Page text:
For the purposes of constituting the denominator used in the calculation of the percentage of the deductible proportion, is Article 11A(1)(a), in conjunction with Articles 17(5) and 19(1), of the Sixth Directive to be interpreted as precluding national case-law which, in the case of the game of bingo, includes in the taxable amount for VAT the amount corresponding to winnings that is paid by players through the purchase of cards?’

Consideration of the questions referred

The first question

23

By its first question, the national court asks, in essence, whether Article 11A(1)(a) of the Sixth Directive is to be interpreted as meaning, in the case of the sale of bingo cards such as those at issue in the main proceedings, that the taxable amount for VAT includes the portion of the card price fixed in advance by legislation and intended to be used to pay winnings to players.

24

In order to answer that question, it is first necessary to point out that Article 11A(1)(a) of the Sixth Directive provides that ‘[t]he taxable amount shall be … in respect of supplies of goods and services other than those referred to in (b), (c) and (d) below, everything which constitutes the consideration which has been or is to be obtained by the supplier from the purchaser, the customer or a third party for such supplies including subsidies directly linked to the price of such supplies’.

25

Next, it must be borne in mind that it is settled case-law that that provision must be interpreted as meaning that the taxable amount for a supply of services is represented by the consideration actually received for that supply (see, inter alia, Case C-126/88 Boots Company [1990] ECR I-1235, paragraph 19, and Town & County Factors, paragraph 27).

26

The Court has also held that, in the case of gaming machines, which, pursuant to mandatory statutory requirements, pay out as winnings, as in the main proceedings, a fixed percentage of the stakes inserted by players, the consideration actually received by the operator in return for making the machines available consists only of the proportion of the stakes which it can actually take for itself (Glawe, paragraph 9).

27

In the case of a game such as that at issue in the main proceedings, clearly the conditions for its operation are fixed by legislation and the percentage of the card price which must be paid as winnings to players is laid down in accordance with mandatory statutory provisions.

28

Since the portion of the card price which is paid as winnings to players is fixed in advance and is mandatory, it cannot be regarded as forming part of the consideration received by the organiser of the game for the supply of the service provided to players (see, to that effect, Glawe, paragraph 12).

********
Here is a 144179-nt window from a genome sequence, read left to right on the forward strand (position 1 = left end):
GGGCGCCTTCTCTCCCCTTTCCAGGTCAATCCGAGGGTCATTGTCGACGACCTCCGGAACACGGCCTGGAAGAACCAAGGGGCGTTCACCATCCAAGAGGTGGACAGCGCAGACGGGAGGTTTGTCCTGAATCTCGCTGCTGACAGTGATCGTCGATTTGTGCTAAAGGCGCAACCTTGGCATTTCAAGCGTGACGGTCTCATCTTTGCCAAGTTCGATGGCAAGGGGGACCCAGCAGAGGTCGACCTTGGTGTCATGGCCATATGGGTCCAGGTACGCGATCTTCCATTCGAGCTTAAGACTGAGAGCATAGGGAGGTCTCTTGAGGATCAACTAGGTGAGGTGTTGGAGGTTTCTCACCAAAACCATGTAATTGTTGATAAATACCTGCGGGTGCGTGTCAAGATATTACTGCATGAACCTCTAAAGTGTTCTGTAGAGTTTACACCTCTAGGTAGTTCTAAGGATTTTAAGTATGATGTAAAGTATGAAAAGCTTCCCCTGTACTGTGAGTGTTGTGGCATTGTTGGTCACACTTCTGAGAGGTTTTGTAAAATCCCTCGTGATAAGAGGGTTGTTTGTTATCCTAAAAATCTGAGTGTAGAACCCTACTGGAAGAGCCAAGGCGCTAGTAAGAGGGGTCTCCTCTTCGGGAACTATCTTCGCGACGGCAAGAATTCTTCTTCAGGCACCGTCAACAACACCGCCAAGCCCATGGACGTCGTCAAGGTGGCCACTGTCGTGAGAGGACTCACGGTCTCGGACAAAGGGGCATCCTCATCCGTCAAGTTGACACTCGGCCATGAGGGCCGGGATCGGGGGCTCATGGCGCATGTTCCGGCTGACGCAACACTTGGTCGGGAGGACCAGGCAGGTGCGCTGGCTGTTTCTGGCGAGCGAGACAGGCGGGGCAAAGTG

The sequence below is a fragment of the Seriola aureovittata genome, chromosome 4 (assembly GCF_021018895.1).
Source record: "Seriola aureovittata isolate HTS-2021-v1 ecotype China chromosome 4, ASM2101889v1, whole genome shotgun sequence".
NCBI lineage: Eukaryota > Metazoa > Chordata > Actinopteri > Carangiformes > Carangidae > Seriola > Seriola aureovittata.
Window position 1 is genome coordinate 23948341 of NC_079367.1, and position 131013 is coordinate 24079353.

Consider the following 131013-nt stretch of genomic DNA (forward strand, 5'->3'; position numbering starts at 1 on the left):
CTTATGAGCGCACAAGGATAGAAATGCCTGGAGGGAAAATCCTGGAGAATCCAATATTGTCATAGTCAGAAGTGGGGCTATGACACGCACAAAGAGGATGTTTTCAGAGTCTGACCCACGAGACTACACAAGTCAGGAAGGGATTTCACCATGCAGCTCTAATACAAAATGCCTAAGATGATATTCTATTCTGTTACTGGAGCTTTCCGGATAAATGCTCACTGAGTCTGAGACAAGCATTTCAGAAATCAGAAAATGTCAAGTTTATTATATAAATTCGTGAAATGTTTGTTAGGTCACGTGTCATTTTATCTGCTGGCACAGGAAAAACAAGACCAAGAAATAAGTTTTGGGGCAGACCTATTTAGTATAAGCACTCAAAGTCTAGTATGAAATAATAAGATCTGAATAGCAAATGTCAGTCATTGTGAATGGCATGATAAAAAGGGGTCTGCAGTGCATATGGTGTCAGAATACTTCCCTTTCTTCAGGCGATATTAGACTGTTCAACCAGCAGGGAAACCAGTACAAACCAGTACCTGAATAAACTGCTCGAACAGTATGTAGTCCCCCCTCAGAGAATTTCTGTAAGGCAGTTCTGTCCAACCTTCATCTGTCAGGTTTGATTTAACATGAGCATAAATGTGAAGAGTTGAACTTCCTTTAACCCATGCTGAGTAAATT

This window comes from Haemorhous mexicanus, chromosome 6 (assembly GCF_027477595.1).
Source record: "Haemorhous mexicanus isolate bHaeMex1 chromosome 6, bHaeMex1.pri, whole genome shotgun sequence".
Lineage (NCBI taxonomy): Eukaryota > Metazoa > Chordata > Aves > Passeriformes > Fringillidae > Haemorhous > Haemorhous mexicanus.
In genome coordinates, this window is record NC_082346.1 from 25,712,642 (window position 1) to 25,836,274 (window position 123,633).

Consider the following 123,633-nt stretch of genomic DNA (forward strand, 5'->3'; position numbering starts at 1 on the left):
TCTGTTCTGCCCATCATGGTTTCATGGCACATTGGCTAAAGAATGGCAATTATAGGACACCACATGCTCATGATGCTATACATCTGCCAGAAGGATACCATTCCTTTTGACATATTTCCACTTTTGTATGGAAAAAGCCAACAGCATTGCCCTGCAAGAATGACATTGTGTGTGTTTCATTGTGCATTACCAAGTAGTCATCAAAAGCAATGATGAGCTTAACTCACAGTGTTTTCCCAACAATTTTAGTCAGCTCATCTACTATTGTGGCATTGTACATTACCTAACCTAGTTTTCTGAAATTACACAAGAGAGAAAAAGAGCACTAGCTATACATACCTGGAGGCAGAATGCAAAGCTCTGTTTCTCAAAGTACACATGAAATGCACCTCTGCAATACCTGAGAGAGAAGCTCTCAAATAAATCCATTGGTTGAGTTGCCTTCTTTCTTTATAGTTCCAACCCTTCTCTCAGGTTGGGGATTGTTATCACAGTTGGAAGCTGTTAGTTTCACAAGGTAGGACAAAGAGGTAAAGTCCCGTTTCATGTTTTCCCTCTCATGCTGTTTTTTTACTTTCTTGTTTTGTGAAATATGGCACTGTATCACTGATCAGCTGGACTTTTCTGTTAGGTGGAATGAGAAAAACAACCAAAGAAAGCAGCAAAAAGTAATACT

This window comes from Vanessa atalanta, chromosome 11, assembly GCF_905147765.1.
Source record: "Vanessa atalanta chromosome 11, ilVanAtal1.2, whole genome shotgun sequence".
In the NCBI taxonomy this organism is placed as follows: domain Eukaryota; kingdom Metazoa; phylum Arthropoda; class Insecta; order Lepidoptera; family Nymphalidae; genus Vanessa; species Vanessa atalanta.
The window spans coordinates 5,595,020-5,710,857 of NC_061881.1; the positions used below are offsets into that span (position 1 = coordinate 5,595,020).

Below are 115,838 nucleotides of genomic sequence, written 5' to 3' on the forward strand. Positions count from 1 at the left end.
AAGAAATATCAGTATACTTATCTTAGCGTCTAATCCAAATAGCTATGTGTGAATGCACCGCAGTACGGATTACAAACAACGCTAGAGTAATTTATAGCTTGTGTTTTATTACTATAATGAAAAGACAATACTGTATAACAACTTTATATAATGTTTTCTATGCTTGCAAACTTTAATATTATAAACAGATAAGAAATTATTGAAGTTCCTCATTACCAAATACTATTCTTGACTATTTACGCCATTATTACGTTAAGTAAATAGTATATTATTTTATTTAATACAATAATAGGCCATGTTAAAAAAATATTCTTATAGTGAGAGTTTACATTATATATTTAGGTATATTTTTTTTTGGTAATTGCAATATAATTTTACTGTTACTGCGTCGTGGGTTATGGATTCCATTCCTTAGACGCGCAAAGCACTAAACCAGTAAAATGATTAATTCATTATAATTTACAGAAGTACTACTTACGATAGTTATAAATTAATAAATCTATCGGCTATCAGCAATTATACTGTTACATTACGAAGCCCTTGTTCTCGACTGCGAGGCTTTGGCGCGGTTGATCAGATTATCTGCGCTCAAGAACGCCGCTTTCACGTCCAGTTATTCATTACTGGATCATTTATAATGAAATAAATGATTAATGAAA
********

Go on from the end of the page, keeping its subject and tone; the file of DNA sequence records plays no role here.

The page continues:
29

It follows that, in the context of a game such as that at issue in the main proceedings, the consideration actually received by the organiser of the game for the service supplied consists of the card price after deduction of the portion of that price, fixed by legislation, which must be paid as winnings to players. The organiser actually has at its disposal and can take for itself only that portion of the sale price.

30

Finally, it must be pointed out that that interpretation of Article 11A(1)(a) of the Sixth Directive is consistent with that adopted by the Court in its judgment in Town & County Factors.

31

In that regard, as is apparent from paragraphs 29 and 30 of the judgment in Town & County Factors, the Court has held that the interpretation which it adopted in its judgment in Glawe did not apply to a service such as that at issue in the case which gave rise to the judgment in Town & County Factors. While the gaming machines in question in the case which gave rise to the judgment in Glawe were characterised by the fact that, in accordance with mandatory statutory provisions, they were set in such a way that a certain percentage of the players’ stakes was paid out to them as winnings and those stakes were kept technically and physically separate from the stakes which the operator could actually take for itself, the competition at issue in the case which gave rise to the judgment in Town & County Factors did not display any of those features, so that the organiser of that type of competition had freely at its disposal the full amount of the entry fees received.

32

In the context of a game such as that at issue in the main proceedings, the organiser can indeed not make free use of the full amount of the card price since it is required to return a percentage, fixed by legislation, of that card price to the players as winnings.

33